You gotta love the wide-eyed wonder in this study. Women who live with a long-term partner eventually pack on more pounds than women who don't, whether or not they have children. Stop the presses!
The differences, the scientists found, were stark. After adjusting for other variables, the 10-year weight gain for an average 140-pound woman was 20 pounds if she had a baby and a partner, 15 if she had a partner but no baby, and only 11 pounds if she was childless with no partner.
The numbers were obtained by self-reporting, and if bigger people are more apt to understate their weight, as seems likely, it's plausible that the difference is even more pronounced.
The Times spends the whole piece ignoring the, um, elephant in the room, citing experts who suggest explanations that for once seek to turn human fat into something vaguely positive. "Women are more social and therefore eat their fill of large restaurant meals," chirps one. Another crackerjack social scientist offers that
"...getting married or moving in with a partner and having a baby are events that trigger even further weight gain. From a prevention point of view, one can look at these as particular times when women need to be especially careful."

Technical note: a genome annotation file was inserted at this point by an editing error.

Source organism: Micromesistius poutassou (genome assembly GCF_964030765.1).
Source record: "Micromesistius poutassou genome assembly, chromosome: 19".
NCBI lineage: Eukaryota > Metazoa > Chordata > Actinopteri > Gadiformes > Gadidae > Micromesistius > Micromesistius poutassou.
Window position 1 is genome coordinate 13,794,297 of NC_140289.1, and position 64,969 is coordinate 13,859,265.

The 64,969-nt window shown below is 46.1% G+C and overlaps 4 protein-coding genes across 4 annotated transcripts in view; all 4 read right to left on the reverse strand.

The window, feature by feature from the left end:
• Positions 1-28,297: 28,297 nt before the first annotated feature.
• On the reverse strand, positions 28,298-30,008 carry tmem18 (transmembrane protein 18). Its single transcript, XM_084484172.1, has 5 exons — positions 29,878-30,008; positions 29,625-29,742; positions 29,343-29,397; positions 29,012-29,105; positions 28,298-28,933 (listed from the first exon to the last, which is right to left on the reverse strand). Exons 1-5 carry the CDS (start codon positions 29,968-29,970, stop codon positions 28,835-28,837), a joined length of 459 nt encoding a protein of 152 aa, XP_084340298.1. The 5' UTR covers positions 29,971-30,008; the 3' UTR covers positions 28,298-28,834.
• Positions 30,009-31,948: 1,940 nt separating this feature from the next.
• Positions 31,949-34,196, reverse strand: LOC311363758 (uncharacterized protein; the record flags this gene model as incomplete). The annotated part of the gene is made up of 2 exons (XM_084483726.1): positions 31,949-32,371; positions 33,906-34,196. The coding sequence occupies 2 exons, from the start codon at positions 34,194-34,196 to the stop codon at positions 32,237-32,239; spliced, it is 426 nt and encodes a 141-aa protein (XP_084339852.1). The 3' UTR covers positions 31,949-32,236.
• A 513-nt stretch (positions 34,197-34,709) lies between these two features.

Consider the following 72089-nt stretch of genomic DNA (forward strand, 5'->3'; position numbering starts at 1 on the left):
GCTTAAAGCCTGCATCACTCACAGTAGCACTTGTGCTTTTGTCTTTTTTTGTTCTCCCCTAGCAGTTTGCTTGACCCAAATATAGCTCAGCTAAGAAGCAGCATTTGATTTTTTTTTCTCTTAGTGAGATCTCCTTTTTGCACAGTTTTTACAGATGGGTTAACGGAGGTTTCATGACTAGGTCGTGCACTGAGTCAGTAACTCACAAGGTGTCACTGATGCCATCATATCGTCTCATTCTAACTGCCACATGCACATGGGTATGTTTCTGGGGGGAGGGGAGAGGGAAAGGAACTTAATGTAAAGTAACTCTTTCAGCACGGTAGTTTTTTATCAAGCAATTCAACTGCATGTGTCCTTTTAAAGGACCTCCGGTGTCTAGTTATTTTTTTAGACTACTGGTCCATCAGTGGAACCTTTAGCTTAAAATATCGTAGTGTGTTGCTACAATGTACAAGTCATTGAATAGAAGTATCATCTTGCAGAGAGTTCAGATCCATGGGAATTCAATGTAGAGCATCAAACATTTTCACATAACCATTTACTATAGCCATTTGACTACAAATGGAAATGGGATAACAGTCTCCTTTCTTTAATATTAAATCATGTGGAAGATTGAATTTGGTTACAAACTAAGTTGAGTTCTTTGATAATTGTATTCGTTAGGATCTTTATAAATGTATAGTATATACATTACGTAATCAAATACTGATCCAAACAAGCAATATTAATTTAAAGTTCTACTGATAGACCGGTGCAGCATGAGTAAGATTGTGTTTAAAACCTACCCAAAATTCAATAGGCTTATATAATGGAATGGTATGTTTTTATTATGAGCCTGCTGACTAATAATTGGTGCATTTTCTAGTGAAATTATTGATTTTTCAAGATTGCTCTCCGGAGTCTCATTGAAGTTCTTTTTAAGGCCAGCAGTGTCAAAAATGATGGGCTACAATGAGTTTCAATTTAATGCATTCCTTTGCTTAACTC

Brilliant analysis, that. Yeah, maybe, in the interest of public health, we ought to "prevent" people from marrying or moving in together. As for the admonition that "women need to be especially careful" during the time they're at risk for weight gain — hey, that happens to be the entire time, possibly many decades, that they live with their long-term boyfriend or their husband. What useless rot.
The socially impolite and admittedly unromantic truth is that in millions upon millions of cases, consciously or not, women and men who move in together have exited the "open market" and as a result give themselves permission to become less attractive. In popular parlance, they "let themselves go." There are well-known websites devoted to the subject; moreover, hundreds of relationship jokes derive their jollies from it.
I guess you'd have to be an ivory-tower dweller — say, a journalist for the world's foremost newspaper, or a politically-correct academic — to successfully pretend you've never even heard of the phenomenon. And you'd have to be a particularly stubborn ass to claim to want to investigate an issue, only to willfully ignore the stares-you-in-the-face explanation that eludes pretty much no one else.